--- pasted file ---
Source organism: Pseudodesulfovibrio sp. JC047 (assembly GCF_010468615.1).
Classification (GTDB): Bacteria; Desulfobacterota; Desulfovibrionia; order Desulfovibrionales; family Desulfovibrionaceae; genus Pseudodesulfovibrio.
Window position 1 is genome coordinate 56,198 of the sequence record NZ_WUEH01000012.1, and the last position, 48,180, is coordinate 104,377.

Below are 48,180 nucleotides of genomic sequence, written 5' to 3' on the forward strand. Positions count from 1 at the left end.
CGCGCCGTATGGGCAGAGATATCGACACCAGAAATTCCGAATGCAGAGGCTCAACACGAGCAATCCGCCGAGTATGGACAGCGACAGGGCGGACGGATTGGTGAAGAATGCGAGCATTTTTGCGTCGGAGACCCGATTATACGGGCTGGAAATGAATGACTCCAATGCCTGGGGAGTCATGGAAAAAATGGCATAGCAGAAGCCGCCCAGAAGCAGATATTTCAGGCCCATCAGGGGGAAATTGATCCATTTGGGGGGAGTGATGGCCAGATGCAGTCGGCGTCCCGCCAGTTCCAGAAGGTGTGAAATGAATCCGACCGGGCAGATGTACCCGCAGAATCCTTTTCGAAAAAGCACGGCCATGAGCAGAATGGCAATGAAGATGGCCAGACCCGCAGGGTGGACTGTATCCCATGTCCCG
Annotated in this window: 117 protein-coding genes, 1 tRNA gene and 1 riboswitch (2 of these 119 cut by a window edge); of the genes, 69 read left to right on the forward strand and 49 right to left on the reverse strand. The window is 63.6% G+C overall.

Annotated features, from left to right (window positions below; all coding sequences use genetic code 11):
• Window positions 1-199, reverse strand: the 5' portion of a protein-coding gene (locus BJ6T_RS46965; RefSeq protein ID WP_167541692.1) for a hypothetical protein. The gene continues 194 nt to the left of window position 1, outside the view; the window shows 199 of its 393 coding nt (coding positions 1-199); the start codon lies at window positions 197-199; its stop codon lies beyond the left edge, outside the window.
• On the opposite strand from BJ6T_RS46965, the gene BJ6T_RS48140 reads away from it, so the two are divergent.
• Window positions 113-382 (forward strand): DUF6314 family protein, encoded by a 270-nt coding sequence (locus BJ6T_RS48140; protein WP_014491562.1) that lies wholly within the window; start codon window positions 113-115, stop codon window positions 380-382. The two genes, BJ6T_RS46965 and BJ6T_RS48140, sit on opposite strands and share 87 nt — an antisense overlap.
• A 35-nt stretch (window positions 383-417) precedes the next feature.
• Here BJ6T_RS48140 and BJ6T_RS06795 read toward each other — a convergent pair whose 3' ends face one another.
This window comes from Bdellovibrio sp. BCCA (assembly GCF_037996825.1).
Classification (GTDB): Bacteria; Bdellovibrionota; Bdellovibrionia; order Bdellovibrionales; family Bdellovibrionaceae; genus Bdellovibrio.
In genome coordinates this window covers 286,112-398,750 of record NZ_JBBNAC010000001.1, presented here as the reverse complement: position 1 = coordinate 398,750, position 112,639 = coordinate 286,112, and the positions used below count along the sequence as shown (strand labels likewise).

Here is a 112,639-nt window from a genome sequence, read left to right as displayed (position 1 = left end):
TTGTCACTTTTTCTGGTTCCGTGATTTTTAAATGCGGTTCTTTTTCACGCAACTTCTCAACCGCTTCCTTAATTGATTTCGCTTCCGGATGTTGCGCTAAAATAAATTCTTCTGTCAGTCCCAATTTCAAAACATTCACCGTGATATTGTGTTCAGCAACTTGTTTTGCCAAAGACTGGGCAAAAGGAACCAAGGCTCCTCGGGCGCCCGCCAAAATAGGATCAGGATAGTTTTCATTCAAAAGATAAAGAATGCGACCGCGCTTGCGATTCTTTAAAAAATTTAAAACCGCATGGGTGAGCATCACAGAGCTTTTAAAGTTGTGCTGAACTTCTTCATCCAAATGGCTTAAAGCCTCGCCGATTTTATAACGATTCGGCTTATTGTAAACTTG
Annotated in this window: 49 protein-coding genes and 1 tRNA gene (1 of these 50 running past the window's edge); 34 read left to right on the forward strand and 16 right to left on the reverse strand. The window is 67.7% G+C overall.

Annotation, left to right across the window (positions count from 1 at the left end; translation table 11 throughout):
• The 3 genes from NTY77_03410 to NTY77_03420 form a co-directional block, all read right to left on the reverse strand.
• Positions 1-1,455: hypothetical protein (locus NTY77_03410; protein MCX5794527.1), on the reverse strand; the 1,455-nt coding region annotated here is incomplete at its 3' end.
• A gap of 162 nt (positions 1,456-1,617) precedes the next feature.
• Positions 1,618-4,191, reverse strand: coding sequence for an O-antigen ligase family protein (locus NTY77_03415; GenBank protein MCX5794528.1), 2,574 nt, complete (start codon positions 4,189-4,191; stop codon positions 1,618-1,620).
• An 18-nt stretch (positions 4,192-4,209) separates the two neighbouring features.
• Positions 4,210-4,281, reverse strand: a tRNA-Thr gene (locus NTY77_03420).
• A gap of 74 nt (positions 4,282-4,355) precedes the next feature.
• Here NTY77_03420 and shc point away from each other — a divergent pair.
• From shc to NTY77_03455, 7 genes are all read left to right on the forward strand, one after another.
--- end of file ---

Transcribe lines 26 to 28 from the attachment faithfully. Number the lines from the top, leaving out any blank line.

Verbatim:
• A gap of 74 nt (positions 4,282-4,355) precedes the next feature.
• Here NTY77_03420 and shc point away from each other — a divergent pair.
• From shc to NTY77_03455, 7 genes are all read left to right on the forward strand, one after another.